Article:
False headlines and news stories vilify Vytorin

Reuters and a number of other news agencies are reporting that the cholesterol fighter Vytorin s failed to meet the main goal of a study. They are also reporting that it is causing cancer. Are they telling you the truth?

My Take?

The reporting on this story is incredibly misleading.

First of all, the study was examining whether Vytorin reduced aortic valve disease events (such as the need for surgical valve replacement). For this purpose, it was, indeed, no better than placebo.

Well, hello. I wouldn’t expect it to have that effect. So for me, there’s no surprise here.

Then, several news outlets are reporting that there were slightly more cancer deaths in the drug group — 39 versus 23 on placebo. But folks, this difference is statistically insignificant. In other words, as the researchers have said, it could have occurred as a result of chance.

To counter this dangerous and sensationalized reporting, a researcher in London is taking the highly unusual (but very appropriate) tact of reporting that his and other ongoing trials are finding no cancer risk with Vytorin (ezetimibe/simvistatin). 

Sir Richard Peto said cancer increase in this new study is “hypothesis-generating,” but is not supported by his analysis of data from two ongoing 20,000-patient trials of Vytorin.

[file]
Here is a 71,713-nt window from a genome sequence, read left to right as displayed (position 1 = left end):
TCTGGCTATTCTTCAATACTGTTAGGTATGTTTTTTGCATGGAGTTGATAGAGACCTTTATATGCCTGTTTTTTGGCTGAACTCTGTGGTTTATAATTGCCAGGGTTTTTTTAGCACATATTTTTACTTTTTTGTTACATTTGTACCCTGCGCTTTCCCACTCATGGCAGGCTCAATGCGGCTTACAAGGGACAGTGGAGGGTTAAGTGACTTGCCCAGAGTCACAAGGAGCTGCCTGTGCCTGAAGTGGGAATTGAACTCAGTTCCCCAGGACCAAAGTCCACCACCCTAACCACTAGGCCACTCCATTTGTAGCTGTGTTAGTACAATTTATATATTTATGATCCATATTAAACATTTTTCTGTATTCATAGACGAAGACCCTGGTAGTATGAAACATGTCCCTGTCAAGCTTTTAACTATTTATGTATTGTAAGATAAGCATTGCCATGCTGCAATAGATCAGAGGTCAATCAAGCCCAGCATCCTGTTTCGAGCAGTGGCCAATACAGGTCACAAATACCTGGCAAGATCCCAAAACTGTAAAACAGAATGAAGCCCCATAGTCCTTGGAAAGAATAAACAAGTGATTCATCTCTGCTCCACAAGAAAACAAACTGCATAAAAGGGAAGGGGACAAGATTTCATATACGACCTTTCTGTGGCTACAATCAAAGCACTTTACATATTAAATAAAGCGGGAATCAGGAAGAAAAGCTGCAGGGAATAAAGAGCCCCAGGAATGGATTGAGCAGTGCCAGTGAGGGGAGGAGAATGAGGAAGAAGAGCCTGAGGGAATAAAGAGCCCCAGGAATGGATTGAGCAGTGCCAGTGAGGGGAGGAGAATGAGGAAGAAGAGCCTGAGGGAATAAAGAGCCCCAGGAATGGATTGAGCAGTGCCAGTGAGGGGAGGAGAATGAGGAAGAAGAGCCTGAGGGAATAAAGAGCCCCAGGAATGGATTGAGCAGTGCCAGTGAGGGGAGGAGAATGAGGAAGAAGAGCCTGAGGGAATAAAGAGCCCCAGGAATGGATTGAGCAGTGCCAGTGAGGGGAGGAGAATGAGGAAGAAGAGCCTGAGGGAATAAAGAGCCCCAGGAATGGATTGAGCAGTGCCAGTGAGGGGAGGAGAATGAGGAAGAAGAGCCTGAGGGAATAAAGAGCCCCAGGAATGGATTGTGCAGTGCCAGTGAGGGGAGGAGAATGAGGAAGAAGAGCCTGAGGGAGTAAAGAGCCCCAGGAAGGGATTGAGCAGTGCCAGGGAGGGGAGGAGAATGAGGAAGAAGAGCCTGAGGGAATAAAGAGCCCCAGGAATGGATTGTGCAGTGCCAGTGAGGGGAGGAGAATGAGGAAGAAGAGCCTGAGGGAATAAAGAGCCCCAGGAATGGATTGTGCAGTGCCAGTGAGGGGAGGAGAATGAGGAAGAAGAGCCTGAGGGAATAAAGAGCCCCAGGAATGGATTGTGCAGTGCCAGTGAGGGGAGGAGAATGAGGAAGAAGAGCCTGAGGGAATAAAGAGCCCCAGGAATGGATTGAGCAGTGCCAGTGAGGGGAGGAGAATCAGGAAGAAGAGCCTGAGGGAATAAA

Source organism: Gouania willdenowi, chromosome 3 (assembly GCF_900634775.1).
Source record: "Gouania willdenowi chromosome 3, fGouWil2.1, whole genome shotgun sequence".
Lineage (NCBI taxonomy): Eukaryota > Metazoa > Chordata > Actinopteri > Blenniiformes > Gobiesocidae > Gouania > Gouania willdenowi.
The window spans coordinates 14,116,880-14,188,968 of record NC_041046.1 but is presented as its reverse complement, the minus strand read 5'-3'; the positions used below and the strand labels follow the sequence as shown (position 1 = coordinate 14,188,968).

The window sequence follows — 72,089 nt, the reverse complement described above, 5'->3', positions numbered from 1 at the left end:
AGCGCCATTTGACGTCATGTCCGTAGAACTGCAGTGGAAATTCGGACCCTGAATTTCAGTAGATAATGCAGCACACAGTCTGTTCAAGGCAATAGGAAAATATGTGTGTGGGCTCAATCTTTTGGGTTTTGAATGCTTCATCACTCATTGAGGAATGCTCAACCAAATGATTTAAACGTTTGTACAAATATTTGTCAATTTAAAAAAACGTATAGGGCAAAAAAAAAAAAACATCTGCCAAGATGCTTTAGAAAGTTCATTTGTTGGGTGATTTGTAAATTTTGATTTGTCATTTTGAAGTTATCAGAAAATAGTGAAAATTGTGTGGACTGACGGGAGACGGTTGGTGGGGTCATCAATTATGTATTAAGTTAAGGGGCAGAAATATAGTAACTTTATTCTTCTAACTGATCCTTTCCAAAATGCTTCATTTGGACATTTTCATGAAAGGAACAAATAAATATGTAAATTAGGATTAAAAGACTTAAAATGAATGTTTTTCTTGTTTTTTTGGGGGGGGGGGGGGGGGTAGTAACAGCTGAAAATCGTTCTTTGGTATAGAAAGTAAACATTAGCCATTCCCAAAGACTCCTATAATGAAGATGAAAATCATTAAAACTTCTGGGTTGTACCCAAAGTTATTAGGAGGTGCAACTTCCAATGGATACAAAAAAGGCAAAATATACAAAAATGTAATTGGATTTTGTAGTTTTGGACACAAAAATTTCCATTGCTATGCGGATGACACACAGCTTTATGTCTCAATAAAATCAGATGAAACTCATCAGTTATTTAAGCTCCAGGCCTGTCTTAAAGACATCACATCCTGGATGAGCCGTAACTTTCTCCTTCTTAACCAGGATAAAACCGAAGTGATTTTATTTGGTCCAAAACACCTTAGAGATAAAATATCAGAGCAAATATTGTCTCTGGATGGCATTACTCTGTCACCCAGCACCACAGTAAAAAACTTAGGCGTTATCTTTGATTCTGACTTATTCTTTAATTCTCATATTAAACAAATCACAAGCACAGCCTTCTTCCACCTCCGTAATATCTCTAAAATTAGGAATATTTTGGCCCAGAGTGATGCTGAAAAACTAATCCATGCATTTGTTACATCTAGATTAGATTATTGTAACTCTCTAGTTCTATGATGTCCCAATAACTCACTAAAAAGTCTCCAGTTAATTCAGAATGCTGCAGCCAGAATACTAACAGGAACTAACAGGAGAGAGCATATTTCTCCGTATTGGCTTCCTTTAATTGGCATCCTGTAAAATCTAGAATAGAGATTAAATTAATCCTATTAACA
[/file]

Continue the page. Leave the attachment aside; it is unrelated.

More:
In addition, much larger studies of Vytorin have not showed increased cancer risk.

What the news media is not saying, and the real message of this study, is that Vytorin was significantly better than placebo in reducing atherosclerotic events, defined as non-fatal heart attacks, need for coronary artery bypass surgery or artery-clearing procedures, and hospitalization due to chest pain and strokes in people with aortic stenosis. This is GREAT news.

In addition, Vytorin lowered bad or lethal LDL cholesterol by 61 percent throughout the study.

As I’ve said in a previous blog, the bottom line is that until proven otherwise, Vytorin appears to be an excellent medication for those not responding to a statin alone. Now, it appears to be an excellent choice for those with aortic stenosis, also.

 

Enter your email to subscribe to Dr. Walt's blogs.

You have successfully subscribed to the newsletter

There was an error while trying to send your request. Please try again.

Dr. Walt Larimore will use the information you provide on this form to be in touch with you and to provide updates and marketing.